A quasi-contract may be defined as a transaction or state of facts to which the law, independently of the volition of the parties, annexes an obligation similar to that, which would arise from a contract. The term, though a familiar one in Roman law, has only been recently adopted into English law. Yet a quasi-contract is clearly distinct from an implied contract, the term which was formerly used to cover both classes of obligations. When a man goes into a shop and orders goods, and nothing is said about the price, there is an implied contract to pay for them, for this is the intention of the parties. But the obligation of a principal in the absence of any agreement to indemnify his agent for anything done pursuant to his authority, is an instance of quasi-contract. The law annexes the obligation to the relationship between the parties.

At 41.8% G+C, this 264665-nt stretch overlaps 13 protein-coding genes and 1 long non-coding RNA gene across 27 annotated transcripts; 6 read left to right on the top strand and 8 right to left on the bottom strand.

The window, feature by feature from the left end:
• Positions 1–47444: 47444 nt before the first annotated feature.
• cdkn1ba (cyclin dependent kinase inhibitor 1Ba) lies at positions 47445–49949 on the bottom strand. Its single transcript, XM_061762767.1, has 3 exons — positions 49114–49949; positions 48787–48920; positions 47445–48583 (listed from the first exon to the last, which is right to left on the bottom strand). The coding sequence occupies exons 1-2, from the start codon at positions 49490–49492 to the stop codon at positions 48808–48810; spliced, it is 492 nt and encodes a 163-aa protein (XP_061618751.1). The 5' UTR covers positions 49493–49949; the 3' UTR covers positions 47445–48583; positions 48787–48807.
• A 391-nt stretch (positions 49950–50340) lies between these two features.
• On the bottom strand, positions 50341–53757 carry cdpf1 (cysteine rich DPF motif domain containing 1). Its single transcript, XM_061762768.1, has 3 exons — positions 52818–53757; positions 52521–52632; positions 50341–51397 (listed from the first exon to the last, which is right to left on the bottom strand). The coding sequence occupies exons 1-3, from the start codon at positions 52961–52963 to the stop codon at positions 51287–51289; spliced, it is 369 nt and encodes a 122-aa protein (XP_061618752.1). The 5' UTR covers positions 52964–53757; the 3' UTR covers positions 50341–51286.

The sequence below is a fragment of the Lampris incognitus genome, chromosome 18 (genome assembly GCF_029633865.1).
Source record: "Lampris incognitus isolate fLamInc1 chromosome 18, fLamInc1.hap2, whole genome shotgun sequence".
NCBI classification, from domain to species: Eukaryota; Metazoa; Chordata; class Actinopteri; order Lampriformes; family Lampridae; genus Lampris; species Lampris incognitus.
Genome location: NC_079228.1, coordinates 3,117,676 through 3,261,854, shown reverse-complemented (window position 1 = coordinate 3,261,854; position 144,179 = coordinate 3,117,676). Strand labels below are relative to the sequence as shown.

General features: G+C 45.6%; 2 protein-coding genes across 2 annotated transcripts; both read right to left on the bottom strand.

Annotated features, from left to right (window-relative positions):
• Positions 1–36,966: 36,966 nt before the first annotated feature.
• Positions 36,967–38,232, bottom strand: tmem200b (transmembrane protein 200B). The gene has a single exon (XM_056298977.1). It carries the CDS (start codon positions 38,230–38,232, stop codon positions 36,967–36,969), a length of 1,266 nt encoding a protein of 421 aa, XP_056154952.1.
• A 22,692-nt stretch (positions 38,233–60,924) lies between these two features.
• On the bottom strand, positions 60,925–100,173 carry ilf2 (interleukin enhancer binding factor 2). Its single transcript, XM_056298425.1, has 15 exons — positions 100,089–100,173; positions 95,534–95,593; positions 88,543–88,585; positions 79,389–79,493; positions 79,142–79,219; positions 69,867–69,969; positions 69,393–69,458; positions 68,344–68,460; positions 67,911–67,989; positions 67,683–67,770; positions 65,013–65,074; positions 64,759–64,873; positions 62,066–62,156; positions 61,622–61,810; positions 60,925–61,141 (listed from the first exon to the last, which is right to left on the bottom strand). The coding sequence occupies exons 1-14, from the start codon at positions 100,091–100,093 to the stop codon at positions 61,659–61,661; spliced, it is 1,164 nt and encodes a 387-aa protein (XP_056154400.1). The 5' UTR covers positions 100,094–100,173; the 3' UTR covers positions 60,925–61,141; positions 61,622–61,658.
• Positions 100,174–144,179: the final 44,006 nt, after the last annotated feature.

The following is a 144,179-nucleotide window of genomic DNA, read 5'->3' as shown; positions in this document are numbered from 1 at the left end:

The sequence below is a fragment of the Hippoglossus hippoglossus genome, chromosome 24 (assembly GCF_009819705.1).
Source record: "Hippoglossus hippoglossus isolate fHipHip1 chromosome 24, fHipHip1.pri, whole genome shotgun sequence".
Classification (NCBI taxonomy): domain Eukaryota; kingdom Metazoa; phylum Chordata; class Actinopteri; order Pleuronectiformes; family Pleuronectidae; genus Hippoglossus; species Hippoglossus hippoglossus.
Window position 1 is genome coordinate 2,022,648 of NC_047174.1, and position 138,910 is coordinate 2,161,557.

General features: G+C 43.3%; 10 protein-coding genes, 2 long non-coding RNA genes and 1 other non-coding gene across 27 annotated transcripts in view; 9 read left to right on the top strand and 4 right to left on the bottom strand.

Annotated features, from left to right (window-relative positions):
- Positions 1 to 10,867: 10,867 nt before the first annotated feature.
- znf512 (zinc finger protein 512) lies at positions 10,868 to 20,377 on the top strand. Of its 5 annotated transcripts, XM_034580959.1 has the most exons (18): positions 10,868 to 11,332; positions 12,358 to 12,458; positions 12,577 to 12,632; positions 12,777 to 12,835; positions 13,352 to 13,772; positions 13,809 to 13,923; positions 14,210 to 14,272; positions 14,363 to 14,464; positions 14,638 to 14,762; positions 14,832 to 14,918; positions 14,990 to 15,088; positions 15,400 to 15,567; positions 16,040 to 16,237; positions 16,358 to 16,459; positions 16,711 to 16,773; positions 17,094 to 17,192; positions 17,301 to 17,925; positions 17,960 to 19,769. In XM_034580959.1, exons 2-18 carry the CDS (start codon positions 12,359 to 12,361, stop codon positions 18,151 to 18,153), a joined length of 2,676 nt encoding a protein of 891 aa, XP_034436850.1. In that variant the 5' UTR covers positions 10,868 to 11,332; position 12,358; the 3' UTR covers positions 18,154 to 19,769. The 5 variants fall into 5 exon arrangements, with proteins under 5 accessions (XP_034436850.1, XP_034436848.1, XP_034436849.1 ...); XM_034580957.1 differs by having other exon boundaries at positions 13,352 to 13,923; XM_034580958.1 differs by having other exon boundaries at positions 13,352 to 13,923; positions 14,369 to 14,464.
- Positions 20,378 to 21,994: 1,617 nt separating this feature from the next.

- Anson, W.R. 1879. On contracts. Book 6, Oxford: Oxford University Press.Google Scholar